There is no lack in our willingness to continue doing what we are; it certainly strains our pockets too, but it breaks our hearts when we see a dog lying helplessly on the road, injured, waiting for its death. We rush such cases to emergency rooms, night or day, and get the treatment done, knowing fully well that extreme cases cost almost 5-6k a visit, which includes x-rays, emergency visit charges, antibiotics, plaster bandages, painkillers, and then near term foster care, at 9000/month.

Kelly, a 2-month-old abandoned puppy, was brutally attacked by a pack of dogs and had almost given up on life. Injured in multiple places, bitten by bigger dogs, exposed wounds on the neck and limbs, we found the puppy taking shelter at a petrol station.

 The puppy was immediately picked up, given emergency care at a vet. X Rays indicated she had a fracture, for which she was provided a supporting steel plate, bandaged, and sent back with us. Cost Rs. 3000. She was left with one of our caretakers. The next day, she managed to escape out of a gated area and was physically abused by a human being during her recovery, who brutally twisted her already fractured limb. She survived, but needed a very complicated surgery. The hospital has been thoroughly generous to waive off surgery charges. She will never be able to walk on all 4's again, and will have a screw as well as a lateral plate inside one of her legs. Had the hospital not offered to waive off surgery charges, we were looking at about 25k for surgery expenses. The joyful puppy, given a second chance at life, is now recovering at the hospital, and until we find a loving foster home to take care of her, will be in a paid foster home at about Rs. 9000/month for about 3 months. But she lives on, with two scarring memories of her at just 2 months of age. For us, we know we made a difference and saved a life. To meet her, please visit the Cartmen hospital at Koramangala, Bangalore, and ask for Kelly the puppy. She is the most joyful and playful baby around there, even in that state.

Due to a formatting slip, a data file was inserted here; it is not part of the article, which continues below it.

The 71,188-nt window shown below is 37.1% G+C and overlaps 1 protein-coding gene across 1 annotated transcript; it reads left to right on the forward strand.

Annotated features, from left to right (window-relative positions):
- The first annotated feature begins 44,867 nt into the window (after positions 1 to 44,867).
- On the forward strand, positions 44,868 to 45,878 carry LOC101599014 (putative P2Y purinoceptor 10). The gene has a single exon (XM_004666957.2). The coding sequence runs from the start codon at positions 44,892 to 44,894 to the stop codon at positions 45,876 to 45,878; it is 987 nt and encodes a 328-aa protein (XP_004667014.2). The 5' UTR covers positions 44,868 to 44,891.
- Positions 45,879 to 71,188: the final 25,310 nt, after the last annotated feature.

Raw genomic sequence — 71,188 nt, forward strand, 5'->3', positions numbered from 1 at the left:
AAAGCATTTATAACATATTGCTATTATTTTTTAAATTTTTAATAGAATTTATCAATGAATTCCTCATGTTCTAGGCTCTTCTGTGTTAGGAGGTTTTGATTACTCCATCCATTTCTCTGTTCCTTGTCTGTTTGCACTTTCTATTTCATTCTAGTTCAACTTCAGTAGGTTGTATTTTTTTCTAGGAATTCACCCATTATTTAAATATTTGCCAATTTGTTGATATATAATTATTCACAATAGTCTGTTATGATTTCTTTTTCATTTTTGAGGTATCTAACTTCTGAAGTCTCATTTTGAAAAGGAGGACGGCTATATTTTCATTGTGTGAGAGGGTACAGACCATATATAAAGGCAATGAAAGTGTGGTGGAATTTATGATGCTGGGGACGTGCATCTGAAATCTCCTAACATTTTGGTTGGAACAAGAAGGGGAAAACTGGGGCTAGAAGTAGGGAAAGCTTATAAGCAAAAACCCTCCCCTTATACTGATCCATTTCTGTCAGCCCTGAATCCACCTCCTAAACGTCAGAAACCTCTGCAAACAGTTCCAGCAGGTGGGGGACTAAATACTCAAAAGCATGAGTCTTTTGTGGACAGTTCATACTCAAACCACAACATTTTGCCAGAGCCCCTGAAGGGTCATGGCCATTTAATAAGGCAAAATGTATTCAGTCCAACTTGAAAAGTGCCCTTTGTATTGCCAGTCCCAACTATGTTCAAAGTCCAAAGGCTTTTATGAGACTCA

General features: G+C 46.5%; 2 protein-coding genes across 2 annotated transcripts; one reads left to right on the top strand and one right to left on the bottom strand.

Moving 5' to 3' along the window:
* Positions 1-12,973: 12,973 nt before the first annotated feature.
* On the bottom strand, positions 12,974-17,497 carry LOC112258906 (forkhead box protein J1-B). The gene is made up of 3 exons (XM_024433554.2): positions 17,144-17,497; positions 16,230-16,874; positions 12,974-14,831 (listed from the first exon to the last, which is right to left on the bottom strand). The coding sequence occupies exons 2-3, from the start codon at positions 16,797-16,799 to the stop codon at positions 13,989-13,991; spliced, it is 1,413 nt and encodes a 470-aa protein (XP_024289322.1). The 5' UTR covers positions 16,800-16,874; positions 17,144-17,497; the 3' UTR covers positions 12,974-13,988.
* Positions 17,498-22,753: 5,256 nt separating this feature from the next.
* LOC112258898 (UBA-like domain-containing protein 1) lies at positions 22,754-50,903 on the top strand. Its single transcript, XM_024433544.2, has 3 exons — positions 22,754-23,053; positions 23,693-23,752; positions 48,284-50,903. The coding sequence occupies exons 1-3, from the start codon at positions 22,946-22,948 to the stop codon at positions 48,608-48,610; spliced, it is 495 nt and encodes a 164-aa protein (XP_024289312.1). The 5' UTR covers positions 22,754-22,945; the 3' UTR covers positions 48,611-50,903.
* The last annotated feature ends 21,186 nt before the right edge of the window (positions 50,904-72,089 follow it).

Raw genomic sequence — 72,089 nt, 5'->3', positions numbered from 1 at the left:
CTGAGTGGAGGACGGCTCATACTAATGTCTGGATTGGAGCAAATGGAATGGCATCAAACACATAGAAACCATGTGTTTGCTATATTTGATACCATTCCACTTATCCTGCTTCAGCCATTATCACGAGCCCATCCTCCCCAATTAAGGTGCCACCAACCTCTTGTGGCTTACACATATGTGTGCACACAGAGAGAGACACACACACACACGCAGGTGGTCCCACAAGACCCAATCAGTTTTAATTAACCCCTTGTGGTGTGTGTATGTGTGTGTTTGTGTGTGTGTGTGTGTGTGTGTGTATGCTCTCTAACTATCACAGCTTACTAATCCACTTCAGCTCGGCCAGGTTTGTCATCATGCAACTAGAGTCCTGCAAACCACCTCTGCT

Another story is of an accident survivor, Shelly - we call her. She was brutally run over by a speeding car driver, left to die in a pool of blood, her tail was torn off, her neck was badly injured, and she did not have a chance to survive if left alone. It took weeks of care and medical attention by one of our team members, to nurse her back to good health, and now she stands happy, greeting every person at the petrol bunk, wagging her tail, delighted to be able to live again. To meet her, visit the Shell Petrol bunk at the Graphite India road, and you will see a trio come to greet you, which includes Shelly, Belly and Jelly.

Belly too recently had an attack, where her flesh was bitten into, and on a 2 am rescue mission, about Rs. 6000 of medical expenses, and 2 weeks of bandages and medication, is now back to her healthy life on the streets of Whitefield, near the Shell petrol bunk.

We could go on and on, and the stories wouldn't end. It has been a tremendous journey, and our will to drive this selflessly will continue.

This appeal is on humanitarian grounds. While we won't ever stop feeding these dogs, or stop providing them medical care on basic compassion and empathy, your contributions will most certainly help us go a long way. We would wait until the trust is formed, but we need the funds now.

Our immediate goal is 12 lakhs for one year of care, as it stands today. Anything recvd. in excess of our target of 12 lakhs, will be deposited into the trust account directly as soon as the formation of the trust is complete.

For those interested in actually seeing what we do, we welcome you to join us on one of our feeding sessions, or even a visit with us to the hospitals where these dogs are being taken care of. Do reach out to us. If you would like to participate non-monetarily, help us find foster homes, or even register to foster one of ours for a week or two.

What will the money be used for?

  • Daily food
  • Annual Vaccinations
  • Medical treatments
  • Spaying
  • Cost of transportation to medical centers
  • Foster care when needed.